Both the accolades and the reality of inequities are true of Columbia today. This means we are at a crossroads. One path means that you take a pause, reflect on this information, and then go about your day and week and life and do not really consider it again, until another report is published with “concerning” data. The other path means that you take a pause and reflect on this information within the context of the special community that Columbia was built to be. And in the reflection back to why Columbia was created, I hope you feel the responsibility and hear the call to connect, collaborate, and take action to make impactful and equitable changes here. This is not to say that dedicated and diligent work has not been done in our community. Yet these rankings are indications we need to do more – and do more in a coordinated and collaborative fashion.

Over the course of this year, Columbia turned 55 years old. Many of its villages have also been celebrating milestone anniversaries. We often use these kinds of celebrations to look back, which certainly has value. But I believe we have to view these milestones as opportunities to set our sights forward.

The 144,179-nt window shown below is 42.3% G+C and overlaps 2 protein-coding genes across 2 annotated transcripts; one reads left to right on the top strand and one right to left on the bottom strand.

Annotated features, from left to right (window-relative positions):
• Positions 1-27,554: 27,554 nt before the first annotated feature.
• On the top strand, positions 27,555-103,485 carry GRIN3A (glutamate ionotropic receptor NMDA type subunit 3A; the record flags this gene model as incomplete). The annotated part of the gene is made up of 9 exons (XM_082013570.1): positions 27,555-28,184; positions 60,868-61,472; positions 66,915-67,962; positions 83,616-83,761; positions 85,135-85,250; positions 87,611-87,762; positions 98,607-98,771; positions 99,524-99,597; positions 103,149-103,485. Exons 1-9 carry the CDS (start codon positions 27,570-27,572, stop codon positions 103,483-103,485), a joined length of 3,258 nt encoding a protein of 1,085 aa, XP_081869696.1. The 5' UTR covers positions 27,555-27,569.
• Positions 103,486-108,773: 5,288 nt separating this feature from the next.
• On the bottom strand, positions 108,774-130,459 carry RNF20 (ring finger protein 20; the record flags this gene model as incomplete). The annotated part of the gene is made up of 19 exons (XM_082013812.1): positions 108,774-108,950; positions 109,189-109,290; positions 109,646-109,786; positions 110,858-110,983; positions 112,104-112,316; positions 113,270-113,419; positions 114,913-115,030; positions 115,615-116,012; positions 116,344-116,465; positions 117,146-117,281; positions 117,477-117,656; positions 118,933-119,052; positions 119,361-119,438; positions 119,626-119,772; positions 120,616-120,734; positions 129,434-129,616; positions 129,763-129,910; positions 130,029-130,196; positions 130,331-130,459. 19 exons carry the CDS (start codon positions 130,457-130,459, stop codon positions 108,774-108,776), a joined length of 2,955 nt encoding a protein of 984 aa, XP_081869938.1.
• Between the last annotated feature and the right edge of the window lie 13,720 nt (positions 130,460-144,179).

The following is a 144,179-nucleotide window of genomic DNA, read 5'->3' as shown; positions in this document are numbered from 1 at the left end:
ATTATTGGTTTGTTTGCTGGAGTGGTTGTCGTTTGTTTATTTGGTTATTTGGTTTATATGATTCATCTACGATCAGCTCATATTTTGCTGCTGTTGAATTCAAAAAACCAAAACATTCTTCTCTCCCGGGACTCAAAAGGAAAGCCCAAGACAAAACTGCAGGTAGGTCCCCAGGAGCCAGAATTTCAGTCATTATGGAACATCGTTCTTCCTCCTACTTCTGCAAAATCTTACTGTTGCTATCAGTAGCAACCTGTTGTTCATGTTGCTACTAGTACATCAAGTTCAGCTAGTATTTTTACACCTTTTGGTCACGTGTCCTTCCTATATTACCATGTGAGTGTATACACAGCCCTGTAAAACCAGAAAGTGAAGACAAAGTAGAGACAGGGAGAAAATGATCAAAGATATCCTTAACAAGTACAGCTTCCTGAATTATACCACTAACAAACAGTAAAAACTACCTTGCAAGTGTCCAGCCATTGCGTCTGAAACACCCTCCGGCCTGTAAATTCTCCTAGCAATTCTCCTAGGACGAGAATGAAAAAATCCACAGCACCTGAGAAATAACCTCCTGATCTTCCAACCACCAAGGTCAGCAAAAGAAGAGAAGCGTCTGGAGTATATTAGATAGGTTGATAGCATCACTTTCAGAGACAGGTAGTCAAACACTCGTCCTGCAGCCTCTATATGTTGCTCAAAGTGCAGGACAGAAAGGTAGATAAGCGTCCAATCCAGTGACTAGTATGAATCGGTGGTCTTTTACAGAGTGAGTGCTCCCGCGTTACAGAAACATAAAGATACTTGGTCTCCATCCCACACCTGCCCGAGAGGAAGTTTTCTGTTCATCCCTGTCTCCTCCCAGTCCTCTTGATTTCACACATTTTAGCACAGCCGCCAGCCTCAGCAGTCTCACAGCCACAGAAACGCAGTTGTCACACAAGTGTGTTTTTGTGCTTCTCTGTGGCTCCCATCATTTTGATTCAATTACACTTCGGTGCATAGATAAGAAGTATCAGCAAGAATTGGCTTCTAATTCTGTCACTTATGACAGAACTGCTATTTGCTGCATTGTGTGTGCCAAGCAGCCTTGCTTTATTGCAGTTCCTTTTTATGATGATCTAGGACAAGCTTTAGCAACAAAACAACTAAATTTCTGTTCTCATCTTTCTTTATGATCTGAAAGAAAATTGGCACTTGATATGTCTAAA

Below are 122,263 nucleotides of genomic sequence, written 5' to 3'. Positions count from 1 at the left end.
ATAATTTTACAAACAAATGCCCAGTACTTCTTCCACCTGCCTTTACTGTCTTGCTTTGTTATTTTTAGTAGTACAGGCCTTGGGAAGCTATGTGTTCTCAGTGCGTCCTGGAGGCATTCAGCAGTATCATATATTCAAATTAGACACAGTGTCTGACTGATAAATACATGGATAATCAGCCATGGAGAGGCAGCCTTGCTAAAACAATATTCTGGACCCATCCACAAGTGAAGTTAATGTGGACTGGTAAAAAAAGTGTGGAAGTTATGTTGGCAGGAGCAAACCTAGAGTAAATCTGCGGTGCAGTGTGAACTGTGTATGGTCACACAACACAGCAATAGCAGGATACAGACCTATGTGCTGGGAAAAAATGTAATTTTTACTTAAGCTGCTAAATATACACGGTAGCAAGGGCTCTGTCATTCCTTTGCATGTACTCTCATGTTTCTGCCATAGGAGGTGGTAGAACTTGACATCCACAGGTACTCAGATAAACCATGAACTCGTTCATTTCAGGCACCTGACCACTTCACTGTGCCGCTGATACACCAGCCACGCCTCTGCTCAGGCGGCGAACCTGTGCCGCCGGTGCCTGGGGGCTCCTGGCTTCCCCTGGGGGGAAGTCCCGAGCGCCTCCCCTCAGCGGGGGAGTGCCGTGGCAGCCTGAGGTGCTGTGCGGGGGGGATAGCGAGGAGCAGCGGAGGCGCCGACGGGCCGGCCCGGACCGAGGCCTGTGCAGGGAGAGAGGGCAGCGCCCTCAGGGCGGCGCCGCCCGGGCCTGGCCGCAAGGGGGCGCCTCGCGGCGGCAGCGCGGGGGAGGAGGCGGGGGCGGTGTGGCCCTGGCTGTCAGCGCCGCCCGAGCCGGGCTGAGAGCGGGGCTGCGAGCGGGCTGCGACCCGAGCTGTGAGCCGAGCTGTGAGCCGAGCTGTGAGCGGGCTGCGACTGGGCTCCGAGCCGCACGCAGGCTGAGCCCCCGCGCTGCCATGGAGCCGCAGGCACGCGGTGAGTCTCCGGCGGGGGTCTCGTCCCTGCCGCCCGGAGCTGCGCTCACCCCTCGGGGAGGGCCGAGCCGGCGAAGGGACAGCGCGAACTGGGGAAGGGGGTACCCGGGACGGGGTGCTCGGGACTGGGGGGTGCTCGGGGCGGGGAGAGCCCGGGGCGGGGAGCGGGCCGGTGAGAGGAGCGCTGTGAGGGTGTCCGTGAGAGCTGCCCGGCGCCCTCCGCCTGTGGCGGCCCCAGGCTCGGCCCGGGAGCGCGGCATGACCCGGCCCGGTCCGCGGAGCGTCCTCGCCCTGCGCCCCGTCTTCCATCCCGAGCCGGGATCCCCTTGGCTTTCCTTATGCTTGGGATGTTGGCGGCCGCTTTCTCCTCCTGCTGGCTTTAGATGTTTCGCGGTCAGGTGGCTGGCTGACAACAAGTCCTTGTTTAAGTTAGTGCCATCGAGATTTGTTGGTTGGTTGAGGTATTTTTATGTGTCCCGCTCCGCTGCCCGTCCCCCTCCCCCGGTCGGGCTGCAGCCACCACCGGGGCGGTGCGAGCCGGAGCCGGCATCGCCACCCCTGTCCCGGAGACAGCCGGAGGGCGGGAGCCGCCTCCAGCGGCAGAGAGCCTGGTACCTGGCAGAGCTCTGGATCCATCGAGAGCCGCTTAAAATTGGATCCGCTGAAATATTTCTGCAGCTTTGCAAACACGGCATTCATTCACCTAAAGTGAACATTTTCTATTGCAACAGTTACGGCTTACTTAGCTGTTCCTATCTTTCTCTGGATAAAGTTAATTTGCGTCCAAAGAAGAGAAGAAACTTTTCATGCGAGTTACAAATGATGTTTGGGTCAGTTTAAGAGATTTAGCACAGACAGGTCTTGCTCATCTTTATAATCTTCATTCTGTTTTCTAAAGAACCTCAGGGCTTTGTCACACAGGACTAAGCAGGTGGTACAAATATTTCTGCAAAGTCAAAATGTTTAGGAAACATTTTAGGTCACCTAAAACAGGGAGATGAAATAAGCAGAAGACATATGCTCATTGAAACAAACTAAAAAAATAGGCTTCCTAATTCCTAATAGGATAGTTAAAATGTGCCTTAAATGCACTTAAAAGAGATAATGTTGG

Whether looking back or forward, we end up thinking a lot about change. Have we lived up to the hope embedded in the Rouse vision? While robust diversity exists here, has there been meaningful movement towards inclusion and belonging over the decades? What more can we do today so we leave a better legacy for tomorrow? This is also the right time to remember that Columbia and all ten of its villages were built with intention and purpose, all in the spirit of innovation and progress. Now is the time when we need to convene and connect, an act that has the potential to propel us toward an even better, brighter, more equitable future that aligns with our founding that is so celebrated.